Get ready to pack your camera bag, thick jacket and a snack, you'll want to stay out all night star gazing after reading this. Photographer Jamesrushforth shares some great tips on how to get started on capturing the stars.  Enjoy!

From a personal point of view, photographing the night sky is one of the most difficult, frustrating yet ultimately rewarding aspects of photography. It requires perseverance and ultimately commitment, not least because any sane person would be in bed at 2am, rather than scrambling around in the dark with a load of camera kit. Here are a few tips to get you started on capturing the stars…

What you will need:

• A camera with as large a sensor as possible
• Tripod
• Remote release cable (only for star trails)
• Head-torch
• Warm clothing
• A lot of time

1. Choose the right night - There's little point in heading out to photo the night sky if it's cloudy, so find and check a decent weather forecast beforehand. If it’s particularly the stars and milky way you're after, choose a night with a small or ideally new moon. There are many lunar cycle phone apps that can be downloaded for free.

2. Location - Obviously you're looking for somewhere with some good scenic possibilities, however ideally this needs to be as far away as possible from any obvious light pollution.

3. Compose the photo - Before heading out into the dark it is important to have a good idea of what you're going to photo. Ideally if you have the time and the patience it's worthwhile composing the shot before full dark. However be prepared to improvise a bit depending on the location of the stars / moon (more on this later).

4. Focus to infinity - Night shots look best with the stars properly in focus. Learn where the infinity focus of your lens is (this varies between lenses and rarely exactly corresponds with the infinity symbol exactly, even on expensive lenses). If there is a moon or bright light in the distance you can use it to auto focus. Some people auto focus to infinity during the day and then tape their focus ring to stop it moving - a bit overkill but it works (just be sure to flick the lens to manual focus after).

5. Static stars or star trails - This is the big decision you need to make when photographing the
night sky. Because of the Earth’s rotation, you only have a finite amount of time to expose the photo before the stars appear to 'move'. Thus a fairly short exposure is required for static stars whilst a longer exposure will produce star trails as the Earth rotates. The two require contrasting techniques which will be described in more detail below.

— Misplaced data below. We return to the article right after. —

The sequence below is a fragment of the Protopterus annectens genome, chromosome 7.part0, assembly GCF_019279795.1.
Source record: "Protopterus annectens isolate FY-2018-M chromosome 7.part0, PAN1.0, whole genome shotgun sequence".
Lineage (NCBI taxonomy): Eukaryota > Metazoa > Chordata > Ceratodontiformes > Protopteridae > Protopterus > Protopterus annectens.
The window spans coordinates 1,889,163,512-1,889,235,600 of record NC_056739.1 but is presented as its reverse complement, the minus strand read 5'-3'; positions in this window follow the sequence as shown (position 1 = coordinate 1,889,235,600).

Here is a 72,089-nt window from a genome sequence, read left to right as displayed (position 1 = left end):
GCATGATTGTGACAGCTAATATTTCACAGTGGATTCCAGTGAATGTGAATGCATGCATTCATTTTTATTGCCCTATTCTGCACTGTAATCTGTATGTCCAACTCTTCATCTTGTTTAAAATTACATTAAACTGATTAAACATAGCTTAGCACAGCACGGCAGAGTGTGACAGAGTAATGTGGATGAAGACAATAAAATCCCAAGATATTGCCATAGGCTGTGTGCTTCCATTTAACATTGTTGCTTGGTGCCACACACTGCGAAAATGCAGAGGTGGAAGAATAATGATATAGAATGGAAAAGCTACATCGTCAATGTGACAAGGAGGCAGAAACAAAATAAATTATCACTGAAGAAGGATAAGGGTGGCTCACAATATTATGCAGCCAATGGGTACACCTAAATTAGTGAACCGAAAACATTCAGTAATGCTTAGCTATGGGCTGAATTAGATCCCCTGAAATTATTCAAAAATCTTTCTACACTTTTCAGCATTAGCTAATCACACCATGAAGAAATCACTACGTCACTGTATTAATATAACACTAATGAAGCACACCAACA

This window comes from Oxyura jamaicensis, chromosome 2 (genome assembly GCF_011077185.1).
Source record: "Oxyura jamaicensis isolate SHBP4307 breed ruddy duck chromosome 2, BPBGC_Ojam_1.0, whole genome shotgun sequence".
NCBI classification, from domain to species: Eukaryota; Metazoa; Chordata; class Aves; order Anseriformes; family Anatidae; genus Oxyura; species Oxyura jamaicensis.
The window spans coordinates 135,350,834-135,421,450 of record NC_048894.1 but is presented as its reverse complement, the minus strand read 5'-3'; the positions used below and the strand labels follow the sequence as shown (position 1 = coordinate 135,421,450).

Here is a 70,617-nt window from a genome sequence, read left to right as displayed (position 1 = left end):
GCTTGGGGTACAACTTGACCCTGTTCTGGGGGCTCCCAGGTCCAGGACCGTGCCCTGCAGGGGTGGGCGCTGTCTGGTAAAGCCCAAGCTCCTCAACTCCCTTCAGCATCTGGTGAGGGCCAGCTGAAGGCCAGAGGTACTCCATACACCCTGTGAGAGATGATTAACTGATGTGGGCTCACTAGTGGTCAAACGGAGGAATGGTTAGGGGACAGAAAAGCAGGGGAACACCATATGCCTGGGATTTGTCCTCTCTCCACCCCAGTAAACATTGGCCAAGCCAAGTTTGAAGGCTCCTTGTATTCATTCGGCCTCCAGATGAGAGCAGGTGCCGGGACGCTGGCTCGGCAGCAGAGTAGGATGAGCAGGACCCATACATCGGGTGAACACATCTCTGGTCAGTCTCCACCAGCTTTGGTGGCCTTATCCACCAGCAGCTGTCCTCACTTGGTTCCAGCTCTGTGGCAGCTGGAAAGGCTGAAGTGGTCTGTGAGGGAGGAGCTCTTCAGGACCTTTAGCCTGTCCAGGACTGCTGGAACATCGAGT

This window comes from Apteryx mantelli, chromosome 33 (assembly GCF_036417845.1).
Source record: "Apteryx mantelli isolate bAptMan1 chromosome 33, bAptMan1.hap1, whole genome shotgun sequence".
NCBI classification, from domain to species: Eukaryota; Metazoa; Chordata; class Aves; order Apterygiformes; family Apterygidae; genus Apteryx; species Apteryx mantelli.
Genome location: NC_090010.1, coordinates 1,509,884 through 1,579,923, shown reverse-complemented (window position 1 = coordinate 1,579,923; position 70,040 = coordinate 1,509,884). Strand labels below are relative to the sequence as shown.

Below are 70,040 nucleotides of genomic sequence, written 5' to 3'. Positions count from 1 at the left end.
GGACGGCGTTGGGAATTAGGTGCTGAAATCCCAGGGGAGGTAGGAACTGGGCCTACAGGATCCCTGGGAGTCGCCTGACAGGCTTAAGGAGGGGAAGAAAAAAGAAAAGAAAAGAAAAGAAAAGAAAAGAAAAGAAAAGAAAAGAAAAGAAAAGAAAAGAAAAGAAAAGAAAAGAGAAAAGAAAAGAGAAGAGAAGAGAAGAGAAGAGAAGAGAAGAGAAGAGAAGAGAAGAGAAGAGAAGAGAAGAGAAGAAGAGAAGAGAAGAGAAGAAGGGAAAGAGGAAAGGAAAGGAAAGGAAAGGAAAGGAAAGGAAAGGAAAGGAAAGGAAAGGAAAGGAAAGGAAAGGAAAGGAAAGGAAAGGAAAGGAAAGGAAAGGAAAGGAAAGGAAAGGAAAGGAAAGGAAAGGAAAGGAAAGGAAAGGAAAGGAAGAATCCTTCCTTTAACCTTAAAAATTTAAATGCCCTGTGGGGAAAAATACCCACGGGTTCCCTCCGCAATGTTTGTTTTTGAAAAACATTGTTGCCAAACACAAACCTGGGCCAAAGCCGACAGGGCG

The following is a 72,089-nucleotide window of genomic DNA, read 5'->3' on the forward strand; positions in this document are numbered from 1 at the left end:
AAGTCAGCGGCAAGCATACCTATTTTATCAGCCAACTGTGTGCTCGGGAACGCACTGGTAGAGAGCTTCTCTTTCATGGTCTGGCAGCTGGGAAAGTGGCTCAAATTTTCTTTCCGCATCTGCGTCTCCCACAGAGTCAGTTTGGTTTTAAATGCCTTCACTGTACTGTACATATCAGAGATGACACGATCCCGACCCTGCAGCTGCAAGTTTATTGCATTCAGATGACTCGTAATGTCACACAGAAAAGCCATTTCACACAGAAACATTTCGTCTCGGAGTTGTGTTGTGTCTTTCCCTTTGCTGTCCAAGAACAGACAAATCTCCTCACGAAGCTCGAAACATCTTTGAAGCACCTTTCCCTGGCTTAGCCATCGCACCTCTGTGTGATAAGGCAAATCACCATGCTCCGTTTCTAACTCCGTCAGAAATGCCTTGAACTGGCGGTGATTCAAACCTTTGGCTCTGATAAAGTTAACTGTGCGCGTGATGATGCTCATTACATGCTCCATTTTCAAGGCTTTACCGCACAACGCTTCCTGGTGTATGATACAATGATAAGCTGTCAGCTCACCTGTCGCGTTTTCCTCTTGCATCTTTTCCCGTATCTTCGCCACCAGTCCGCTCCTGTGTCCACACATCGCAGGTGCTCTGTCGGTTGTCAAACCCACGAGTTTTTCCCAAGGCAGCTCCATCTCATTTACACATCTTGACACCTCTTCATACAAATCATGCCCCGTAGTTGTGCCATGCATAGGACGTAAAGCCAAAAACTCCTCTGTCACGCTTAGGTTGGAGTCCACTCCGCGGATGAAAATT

This is arguably the harder of the two techniques and is unfortunately more gear / equipment (read money) dependent.

Static stars generally look best if you can get the milky way in the frame. Unless you're very much into astronomy you won't know where this will be (it moves) until it's full dark and you can recompose your shot.

Your camera will pick up more light than the naked eye but you should still be able to make out the line of the milky way which is usually brighter higher in the sky.

Camera settings (EXIF)
Focal length - Because of the Earth’s rotation you only get a finite amount of time before the stars move, making them blur and look out of focus.

The amount of time it takes before the stars move is dependent on the focal length of your lens.

The wider the lens the less the stars appear to move, allowing a longer exposure. Some time ago photographers developed the ‘600 rule’ for working out exposure times in correspondence with varying focal lengths. The straightforward formula divides 600 by the focal length in mm. For example a 50mm lens mounted on a full frame camera would get you a 12 second exposure window (600 / 50 = 12). Personally, due to the resolution of modern cameras and the personal need to print large, I use a ‘450’ rule which has been adopted by many photographers.

Exposure - You’re aiming for the maximum possible exposure time before the stars move and blur.

Aperture - Because you only get a relatively short exposure (see above) you generally want the lens 'wide open' with the lowest possible aperture. The only exception is on some pro setups where stopping down from wide open can improve corner sharpness (for most people this isn't an option however as you need all the light you can get).

ISO - As with nearly all photography you're aiming for the lowest possible ISO to prevent the image from looking grainy. How low you can get the ISO depends on the speed of your lens, focal length and light conditions at the time of shooting.

Example settings - The camera settings will change nearly every time you're out depending on
the light conditions. However here are two rough examples:

Full frame body - 24-105mm F4 lens. Using a focal length of 24mm on a full frame would give you a maximum exposure of 19 seconds. You’d want the lens wide open at F4. This would require an ISO of roughly 6400.

Full frame body - 14mm F2.8 prime lens . Using a focal length of 14mm would allow a 32 second exposure. With the lens wide open at 2.8 you can get away with an ISO as low as 800.

Well there you have it!  There are some really great tips for you to get started.  Please take a look at Jamesrushforth profile and enjoy his full portfolio!